Overview of the draft Regulations that will set out how LPS will operate. Plus pause on the care home manager role.
The Department of Health and Social Care has launched a Liberty Protection Safeguards’ (LPS) collection page bringing together documents on LPS as the Department works towards implementation – currently planned for April 2022.
Deprivation of Liberty Safeguards (DoLS) and LPS stakeholders will be interested in reading the note of the October LPS steering group meeting. We are expecting a 12 week consultation on the draft Regulations and Code of Practice in the Spring of 2021. There are going to be six sets of Regulations and the Code is to be a merged Code covering both the main Mental Capacity Act and LPS. So watch out for that.
However, what you will be pleased to learn is that the role of the care home manager in LPS is not going to be implemented. It is acknowledged that this role in the Mental Capacity (Amendment) Act 2019 “has always been contentious”. Government has heard representations from across the sector, both for and against this role, and considered its potential very carefully. Readers will recall that it was originally designed so that people who knew the person, understood their wishes and feelings could lead the LPS process (and reduce the burden on LA s and CCGs). It has been decided that now is not the right time to introduce this. Although the case for the role will be kept under review.
As for how the LPS will operate in England, six sets of Regulations will set out how LPS will operate in England. The DHSC updated the LPS steering group on five of these as follows:
- “The Independent Mental Capacity Advocate (IMCA) role under LPS will be set out in regulations. These regulations will amend existing IMCA regulations set out under the MCA. IMCAs will, for example, have the power to prepare a report in relation to the arrangements or proposed arrangements for the Responsible Body
- Eligibility criteria and statutory training, needed to be an Approved Mental Capacity Professional (AMCP) under LPS, will be set out in a distinct set of regulations. Required training will include a conversion course for Best Interests Assessors (BIAs) under the Deprivation of Liberty Safeguards (DoLS) to become AMCPs under LPS. The regulations will explain which bodies will deliver the required training for the AMCP role. Practicing Social workers, nurses; Speech and Language Therapists, psychologists and occupational therapists will be eligible for the AMCP role. These regulations will also include a definition of a prescribed connection to a care home. Individuals who meet that definition will not be able to act as an AMCP in certain cases.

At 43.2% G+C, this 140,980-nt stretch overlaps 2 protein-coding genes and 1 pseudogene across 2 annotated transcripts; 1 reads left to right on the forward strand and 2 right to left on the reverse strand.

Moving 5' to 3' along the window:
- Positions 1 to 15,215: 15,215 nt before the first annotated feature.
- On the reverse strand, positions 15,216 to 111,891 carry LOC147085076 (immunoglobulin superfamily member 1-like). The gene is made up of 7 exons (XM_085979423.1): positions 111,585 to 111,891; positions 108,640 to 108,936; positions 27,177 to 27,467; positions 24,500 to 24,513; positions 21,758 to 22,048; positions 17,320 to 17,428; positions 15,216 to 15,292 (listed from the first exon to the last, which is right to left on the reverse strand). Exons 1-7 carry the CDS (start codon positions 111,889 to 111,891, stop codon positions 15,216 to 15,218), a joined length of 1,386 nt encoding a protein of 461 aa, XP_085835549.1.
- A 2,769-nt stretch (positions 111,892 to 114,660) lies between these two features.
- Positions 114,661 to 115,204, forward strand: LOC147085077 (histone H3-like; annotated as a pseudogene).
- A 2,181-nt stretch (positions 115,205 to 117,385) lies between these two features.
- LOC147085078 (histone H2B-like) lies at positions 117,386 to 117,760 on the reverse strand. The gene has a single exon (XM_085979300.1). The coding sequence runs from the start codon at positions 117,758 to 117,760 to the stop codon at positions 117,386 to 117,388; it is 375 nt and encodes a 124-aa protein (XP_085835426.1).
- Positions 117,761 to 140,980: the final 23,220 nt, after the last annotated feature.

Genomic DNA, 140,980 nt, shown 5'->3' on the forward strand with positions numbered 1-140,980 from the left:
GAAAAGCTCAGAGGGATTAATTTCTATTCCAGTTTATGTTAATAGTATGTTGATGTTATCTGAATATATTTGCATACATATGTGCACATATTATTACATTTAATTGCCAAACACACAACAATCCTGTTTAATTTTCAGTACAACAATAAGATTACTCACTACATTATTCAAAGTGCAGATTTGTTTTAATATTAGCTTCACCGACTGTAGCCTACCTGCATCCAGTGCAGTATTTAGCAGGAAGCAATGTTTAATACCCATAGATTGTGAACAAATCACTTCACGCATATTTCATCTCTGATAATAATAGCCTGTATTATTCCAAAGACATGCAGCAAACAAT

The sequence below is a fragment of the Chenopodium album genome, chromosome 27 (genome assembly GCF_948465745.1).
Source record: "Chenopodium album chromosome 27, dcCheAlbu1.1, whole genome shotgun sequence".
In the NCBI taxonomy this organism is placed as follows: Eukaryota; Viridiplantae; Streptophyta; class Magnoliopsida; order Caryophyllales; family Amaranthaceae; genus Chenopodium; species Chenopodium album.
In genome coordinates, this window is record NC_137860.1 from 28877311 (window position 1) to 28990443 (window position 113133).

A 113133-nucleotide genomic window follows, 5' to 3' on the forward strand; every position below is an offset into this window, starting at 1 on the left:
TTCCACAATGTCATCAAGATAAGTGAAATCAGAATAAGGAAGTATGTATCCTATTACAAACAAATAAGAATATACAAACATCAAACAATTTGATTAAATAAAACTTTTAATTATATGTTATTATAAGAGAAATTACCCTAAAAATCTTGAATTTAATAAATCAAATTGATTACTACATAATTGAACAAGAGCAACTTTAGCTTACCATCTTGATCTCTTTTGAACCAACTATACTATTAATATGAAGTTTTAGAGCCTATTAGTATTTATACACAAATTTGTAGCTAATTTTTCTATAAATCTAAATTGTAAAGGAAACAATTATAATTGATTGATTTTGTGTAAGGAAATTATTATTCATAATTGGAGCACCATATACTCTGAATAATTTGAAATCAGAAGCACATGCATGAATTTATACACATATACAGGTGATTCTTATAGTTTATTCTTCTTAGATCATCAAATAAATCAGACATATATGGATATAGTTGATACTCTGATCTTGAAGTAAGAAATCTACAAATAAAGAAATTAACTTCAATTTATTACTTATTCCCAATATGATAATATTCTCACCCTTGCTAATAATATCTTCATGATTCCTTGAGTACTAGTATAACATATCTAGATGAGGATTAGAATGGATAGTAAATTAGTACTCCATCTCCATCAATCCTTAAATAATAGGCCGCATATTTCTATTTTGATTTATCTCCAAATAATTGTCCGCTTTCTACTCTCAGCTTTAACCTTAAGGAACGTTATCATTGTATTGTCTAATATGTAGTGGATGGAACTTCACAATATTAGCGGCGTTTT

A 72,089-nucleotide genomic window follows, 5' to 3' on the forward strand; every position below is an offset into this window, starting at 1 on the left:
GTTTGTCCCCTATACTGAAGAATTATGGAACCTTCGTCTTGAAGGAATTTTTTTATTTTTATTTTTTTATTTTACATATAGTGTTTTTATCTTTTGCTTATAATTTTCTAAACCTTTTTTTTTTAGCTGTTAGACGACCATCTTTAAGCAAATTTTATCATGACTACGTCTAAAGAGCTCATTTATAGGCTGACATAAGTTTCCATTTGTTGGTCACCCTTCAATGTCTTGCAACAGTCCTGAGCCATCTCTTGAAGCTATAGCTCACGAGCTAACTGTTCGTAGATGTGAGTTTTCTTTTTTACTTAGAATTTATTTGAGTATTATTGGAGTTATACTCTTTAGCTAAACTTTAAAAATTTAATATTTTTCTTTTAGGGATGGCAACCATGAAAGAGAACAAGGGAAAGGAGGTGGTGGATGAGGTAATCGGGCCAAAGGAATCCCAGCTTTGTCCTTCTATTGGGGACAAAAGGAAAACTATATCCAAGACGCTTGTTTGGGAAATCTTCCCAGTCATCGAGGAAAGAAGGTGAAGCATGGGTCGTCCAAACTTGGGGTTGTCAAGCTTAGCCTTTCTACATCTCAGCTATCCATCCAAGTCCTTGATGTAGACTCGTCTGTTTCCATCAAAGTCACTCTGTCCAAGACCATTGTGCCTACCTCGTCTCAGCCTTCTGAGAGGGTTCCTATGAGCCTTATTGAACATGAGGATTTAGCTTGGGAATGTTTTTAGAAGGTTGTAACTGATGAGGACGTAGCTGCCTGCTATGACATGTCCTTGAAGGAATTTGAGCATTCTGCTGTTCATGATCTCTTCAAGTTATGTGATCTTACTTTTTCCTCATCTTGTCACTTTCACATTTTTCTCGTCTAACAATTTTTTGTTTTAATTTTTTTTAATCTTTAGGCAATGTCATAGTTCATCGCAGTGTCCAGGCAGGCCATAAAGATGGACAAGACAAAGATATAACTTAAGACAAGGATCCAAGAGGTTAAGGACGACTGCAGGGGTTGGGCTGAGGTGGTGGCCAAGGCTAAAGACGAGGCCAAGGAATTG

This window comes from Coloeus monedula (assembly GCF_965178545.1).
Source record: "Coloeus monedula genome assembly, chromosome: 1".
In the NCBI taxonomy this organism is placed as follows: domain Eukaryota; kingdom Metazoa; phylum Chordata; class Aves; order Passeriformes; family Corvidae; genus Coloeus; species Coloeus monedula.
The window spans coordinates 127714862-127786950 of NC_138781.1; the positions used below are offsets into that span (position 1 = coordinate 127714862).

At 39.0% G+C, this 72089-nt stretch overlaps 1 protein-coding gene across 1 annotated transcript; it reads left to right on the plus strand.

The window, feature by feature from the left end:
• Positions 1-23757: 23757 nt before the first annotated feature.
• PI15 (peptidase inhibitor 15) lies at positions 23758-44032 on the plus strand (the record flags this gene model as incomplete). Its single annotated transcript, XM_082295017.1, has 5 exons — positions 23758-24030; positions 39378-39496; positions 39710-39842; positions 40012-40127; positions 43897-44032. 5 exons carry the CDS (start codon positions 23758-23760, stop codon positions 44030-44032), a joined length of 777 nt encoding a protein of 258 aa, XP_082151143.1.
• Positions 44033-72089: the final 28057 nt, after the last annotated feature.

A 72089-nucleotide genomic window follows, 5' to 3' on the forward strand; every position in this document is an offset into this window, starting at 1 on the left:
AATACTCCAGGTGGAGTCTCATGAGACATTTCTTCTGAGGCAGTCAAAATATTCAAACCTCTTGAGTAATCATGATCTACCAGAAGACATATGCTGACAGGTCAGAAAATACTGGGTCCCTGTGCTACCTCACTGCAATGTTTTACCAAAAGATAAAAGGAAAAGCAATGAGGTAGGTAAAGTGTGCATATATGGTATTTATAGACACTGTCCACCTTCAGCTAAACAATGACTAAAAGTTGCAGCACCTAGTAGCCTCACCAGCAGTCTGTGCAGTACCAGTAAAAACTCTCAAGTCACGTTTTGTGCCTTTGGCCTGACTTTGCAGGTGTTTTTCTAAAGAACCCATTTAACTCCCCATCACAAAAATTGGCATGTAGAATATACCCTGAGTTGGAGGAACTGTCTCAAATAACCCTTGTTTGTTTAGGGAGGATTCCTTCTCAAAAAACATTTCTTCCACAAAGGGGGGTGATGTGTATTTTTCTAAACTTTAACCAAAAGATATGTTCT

- A set of transitional regulations will set out the legal framework for LPS and DoLS to run alongside each other for the first year of implementation. This will ensure that people who are subject to a DoLS authorisation or a Court Order, that runs into the first year of LPS implementation, are still able to access the necessary safeguards until their authorisation or Order ends.
- A set of assessments regulations will set out who is able to carry out assessments and determinations under LPS.
- A set of consequential regulations will amend other pieces of legislation that will need updating as a result of the MC(A)A2019.”
Readers will recall CQC’s commentary on DoLS to LPS in their State of Care report where they underlined the importance of continuing to improve the way providers, local authorities and others work together to support the proper use of DoLS and to give careful consideration of how DoLS and LPS will work alongside each other in the first year of implementing LPS. They specifically state that the time ahead also provides an opportunity to consider what can now be done with the current DoLS system to ease the transition.
We will keep readers updated.